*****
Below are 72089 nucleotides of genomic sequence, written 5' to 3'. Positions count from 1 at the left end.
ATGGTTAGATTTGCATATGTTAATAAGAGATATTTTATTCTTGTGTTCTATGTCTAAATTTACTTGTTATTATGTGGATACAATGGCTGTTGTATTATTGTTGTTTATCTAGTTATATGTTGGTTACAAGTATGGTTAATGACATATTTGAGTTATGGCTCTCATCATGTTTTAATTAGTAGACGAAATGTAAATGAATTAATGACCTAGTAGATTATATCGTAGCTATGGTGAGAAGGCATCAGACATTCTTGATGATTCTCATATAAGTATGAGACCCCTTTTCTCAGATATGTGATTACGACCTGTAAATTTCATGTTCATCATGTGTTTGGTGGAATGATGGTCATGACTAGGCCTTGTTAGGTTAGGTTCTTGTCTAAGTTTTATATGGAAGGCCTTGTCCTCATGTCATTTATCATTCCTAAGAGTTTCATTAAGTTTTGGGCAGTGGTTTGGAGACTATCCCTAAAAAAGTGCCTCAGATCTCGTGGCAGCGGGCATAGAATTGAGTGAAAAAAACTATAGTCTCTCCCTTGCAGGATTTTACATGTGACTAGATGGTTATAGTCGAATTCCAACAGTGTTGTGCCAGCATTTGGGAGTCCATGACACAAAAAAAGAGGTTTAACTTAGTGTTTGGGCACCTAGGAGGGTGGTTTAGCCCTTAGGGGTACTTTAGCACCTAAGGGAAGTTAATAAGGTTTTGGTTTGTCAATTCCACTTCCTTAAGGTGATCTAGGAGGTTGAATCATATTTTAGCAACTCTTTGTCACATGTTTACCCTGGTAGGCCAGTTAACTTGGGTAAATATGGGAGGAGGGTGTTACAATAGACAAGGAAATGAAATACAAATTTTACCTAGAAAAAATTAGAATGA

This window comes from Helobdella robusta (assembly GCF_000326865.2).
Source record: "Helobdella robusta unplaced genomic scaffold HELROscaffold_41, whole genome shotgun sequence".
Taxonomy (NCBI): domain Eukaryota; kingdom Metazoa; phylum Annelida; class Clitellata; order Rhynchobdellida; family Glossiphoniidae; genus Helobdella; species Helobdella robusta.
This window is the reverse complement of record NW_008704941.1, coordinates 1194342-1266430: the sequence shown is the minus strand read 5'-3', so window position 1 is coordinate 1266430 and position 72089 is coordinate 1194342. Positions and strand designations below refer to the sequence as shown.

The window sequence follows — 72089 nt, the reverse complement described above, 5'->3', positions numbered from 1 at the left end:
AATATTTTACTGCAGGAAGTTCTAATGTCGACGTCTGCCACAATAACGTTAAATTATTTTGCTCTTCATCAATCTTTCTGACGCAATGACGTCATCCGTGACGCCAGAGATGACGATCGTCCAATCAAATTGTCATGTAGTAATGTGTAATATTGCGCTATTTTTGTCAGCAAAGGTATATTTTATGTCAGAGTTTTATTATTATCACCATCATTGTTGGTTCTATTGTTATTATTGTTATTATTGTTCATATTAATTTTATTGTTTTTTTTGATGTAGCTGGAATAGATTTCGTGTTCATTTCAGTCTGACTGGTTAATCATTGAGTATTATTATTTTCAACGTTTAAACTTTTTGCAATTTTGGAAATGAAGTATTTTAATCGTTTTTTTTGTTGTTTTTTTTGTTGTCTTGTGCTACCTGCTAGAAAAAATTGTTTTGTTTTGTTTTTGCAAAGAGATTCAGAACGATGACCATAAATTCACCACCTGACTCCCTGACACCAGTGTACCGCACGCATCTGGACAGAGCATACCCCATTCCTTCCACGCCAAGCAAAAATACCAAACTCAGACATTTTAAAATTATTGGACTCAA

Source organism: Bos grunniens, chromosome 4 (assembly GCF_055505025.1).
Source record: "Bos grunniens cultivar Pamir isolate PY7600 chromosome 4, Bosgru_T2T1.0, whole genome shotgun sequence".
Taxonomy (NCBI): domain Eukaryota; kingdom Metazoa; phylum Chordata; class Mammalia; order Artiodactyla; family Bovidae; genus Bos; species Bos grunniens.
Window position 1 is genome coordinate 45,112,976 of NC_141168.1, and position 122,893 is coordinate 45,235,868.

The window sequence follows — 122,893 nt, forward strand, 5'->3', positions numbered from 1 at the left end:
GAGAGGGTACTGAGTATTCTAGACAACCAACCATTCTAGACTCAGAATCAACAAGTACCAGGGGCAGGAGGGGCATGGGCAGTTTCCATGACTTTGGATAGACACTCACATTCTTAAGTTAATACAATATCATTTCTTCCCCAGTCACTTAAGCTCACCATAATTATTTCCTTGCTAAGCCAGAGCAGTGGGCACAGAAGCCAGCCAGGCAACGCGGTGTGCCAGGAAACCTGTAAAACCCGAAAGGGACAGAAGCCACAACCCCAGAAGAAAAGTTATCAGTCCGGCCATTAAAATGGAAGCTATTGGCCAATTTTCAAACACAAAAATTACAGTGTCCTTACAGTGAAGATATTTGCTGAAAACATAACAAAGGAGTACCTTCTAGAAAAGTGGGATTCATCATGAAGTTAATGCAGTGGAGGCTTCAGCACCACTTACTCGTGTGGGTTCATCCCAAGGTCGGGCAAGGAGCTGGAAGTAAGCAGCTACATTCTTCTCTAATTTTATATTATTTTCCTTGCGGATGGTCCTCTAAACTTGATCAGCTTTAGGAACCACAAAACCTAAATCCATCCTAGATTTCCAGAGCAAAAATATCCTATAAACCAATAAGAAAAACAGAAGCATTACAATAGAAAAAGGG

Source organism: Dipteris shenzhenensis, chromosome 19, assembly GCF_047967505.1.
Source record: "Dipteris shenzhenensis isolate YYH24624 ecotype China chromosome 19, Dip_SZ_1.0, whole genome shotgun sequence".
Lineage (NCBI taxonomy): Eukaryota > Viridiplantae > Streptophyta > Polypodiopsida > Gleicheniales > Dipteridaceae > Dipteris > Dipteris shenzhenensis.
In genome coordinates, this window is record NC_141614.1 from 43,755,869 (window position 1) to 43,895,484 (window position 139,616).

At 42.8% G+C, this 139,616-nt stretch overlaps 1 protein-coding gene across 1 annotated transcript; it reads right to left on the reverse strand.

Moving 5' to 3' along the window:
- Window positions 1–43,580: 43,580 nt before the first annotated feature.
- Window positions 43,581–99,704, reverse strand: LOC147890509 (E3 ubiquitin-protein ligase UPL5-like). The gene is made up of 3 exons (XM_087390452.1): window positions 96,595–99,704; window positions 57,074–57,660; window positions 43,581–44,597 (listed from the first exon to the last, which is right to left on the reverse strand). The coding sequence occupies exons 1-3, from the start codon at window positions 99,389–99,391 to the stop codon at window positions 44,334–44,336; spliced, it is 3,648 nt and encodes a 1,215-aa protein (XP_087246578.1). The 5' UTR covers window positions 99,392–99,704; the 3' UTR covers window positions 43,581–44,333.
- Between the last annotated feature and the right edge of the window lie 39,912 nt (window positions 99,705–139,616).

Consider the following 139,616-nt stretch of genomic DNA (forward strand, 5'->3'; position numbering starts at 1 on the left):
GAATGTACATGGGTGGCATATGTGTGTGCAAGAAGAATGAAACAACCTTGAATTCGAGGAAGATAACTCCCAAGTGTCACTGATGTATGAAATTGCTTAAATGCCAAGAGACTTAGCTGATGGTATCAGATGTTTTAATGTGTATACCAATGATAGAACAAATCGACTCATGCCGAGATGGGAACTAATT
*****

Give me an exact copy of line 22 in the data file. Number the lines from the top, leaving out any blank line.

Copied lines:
- Window positions 43,581–99,704, reverse strand: LOC147890509 (E3 ubiquitin-protein ligase UPL5-like). The gene is made up of 3 exons (XM_087390452.1): window positions 96,595–99,704; window positions 57,074–57,660; window positions 43,581–44,597 (listed from the first exon to the last, which is right to left on the reverse strand). The coding sequence occupies exons 1-3, from the start codon at window positions 99,389–99,391 to the stop codon at window positions 44,334–44,336; spliced, it is 3,648 nt and encodes a 1,215-aa protein (XP_087246578.1). The 5' UTR covers window positions 99,392–99,704; the 3' UTR covers window positions 43,581–44,333.